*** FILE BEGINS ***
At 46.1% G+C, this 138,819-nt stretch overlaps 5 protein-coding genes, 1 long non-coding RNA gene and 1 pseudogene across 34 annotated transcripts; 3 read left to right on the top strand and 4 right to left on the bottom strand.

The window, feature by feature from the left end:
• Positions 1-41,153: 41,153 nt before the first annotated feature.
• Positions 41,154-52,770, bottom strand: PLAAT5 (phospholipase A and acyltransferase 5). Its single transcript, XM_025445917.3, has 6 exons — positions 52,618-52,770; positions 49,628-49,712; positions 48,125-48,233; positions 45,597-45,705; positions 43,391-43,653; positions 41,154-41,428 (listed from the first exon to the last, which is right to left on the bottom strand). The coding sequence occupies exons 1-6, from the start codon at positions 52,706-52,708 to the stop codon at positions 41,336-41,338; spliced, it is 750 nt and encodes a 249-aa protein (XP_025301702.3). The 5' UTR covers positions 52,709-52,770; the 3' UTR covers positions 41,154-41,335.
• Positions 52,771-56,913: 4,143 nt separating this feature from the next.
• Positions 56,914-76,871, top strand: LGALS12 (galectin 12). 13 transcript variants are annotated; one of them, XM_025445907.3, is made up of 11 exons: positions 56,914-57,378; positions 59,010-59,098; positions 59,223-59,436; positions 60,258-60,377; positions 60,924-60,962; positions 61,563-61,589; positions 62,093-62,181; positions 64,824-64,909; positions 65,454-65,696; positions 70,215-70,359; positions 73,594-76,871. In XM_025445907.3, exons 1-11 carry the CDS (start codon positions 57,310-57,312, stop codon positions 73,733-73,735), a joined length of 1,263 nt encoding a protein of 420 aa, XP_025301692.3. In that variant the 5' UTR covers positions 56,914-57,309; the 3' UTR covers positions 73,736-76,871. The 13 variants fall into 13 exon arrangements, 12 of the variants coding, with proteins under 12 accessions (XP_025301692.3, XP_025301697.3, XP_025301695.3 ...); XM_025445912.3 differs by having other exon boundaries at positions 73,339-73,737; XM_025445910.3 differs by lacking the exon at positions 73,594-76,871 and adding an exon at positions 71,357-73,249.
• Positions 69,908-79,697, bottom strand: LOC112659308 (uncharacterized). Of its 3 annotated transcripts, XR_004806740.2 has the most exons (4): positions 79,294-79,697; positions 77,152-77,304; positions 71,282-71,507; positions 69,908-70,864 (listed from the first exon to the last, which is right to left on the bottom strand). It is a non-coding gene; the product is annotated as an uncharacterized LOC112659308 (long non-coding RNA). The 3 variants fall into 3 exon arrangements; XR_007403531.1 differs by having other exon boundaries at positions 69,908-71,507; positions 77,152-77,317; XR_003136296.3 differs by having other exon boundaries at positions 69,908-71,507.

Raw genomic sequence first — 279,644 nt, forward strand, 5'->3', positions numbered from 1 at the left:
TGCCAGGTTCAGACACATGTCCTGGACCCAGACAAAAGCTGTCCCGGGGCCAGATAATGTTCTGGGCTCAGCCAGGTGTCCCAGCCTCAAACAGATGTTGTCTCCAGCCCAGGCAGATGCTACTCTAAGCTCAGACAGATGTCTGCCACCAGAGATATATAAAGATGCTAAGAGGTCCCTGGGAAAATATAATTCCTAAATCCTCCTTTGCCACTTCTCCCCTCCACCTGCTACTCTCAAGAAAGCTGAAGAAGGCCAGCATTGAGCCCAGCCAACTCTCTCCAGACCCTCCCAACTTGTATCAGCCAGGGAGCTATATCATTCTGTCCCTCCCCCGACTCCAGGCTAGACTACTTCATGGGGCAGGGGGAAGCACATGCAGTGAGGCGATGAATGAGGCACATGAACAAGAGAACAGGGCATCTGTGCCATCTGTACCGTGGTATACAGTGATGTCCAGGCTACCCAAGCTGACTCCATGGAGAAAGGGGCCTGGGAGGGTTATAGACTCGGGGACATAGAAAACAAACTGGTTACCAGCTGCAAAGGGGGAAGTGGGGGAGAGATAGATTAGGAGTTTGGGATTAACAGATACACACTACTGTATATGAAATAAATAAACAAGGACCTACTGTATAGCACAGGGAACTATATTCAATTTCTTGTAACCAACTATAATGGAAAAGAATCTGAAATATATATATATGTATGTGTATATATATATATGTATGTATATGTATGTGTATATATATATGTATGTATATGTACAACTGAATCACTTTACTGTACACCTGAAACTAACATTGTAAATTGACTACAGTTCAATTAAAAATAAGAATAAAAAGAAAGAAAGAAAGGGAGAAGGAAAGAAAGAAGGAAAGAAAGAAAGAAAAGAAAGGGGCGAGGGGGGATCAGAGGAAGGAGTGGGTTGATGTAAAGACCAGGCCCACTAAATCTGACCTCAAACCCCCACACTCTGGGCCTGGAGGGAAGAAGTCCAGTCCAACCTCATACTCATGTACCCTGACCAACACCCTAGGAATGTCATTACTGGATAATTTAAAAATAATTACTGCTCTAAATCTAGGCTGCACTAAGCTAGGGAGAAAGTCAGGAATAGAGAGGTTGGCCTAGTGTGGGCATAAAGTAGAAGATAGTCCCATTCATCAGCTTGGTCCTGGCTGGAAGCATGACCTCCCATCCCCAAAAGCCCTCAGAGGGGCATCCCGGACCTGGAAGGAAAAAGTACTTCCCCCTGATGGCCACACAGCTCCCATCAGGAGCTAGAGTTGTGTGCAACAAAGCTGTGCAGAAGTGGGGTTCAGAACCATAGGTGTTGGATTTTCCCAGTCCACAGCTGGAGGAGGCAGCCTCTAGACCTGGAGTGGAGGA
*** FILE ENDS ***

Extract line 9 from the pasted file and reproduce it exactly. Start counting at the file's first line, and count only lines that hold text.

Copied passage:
TGCCAGGTTCAGACACATGTCCTGGACCCAGACAAAAGCTGTCCCGGGGCCAGATAATGTTCTGGGCTCAGCCAGGTGTCCCAGCCTCAAACAGATGTTGTCTCCAGCCCAGGCAGATGCTACTCTAAGCTCAGACAGATGTCTGCCACCAGAGATATATAAAGATGCTAAGAGGTCCCTGGGAAAATATAATTCCTAAATCCTCCTTTGCCACTTCTCCCCTCCACCTGCTACTCTCAAGAAAGCTGAAGAAGGCCAGCATTGAGCCCAGCCAACTCTCTCCAGACCCTCCCAACTTGTATCAGCCAGGGAGCTATATCATTCTGTCCCTCCCCCGACTCCAGGCTAGACTACTTCATGGGGCAGGGGGAAGCACATGCAGTGAGGCGATGAATGAGGCACATGAACAAGAGAACAGGGCATCTGTGCCATCTGTACCGTGGTATACAGTGATGTCCAGGCTACCCAAGCTGACTCCATGGAGAAAGGGGCCTGGGAGGGTTATAGACTCGGGGACATAGAAAACAAACTGGTTACCAGCTGCAAAGGGGGAAGTGGGGGAGAGATAGATTAGGAGTTTGGGATTAACAGATACACACTACTGTATATGAAATAAATAAACAAGGACCTACTGTATAGCACAGGGAACTATATTCAATTTCTTGTAACCAACTATAATGGAAAAGAATCTGAAATATATATATATGTATGTGTATATATATATATGTATGTATATGTATGTGTATATATATATGTATGTATATGTACAACTGAATCACTTTACTGTACACCTGAAACTAACATTGTAAATTGACTACAGTTCAATTAAAAATAAGAATAAAAAGAAAGAAAGAAAGGGAGAAGGAAAGAAAGAAGGAAAGAAAGAAAGAAAAGAAAGGGGCGAGGGGGGATCAGAGGAAGGAGTGGGTTGATGTAAAGACCAGGCCCACTAAATCTGACCTCAAACCCCCACACTCTGGGCCTGGAGGGAAGAAGTCCAGTCCAACCTCATACTCATGTACCCTGACCAACACCCTAGGAATGTCATTACTGGATAATTTAAAAATAATTACTGCTCTAAATCTAGGCTGCACTAAGCTAGGGAGAAAGTCAGGAATAGAGAGGTTGGCCTAGTGTGGGCATAAAGTAGAAGATAGTCCCATTCATCAGCTTGGTCCTGGCTGGAAGCATGACCTCCCATCCCCAAAAGCCCTCAGAGGGGCATCCCGGACCTGGAAGGAAAAAGTACTTCCCCCTGATGGCCACACAGCTCCCATCAGGAGCTAGAGTTGTGTGCAACAAAGCTGTGCAGAAGTGGGGTTCAGAACCATAGGTGTTGGATTTTCCCAGTCCACAGCTGGAGGAGGCAGCCTCTAGACCTGGAGTGGAGGA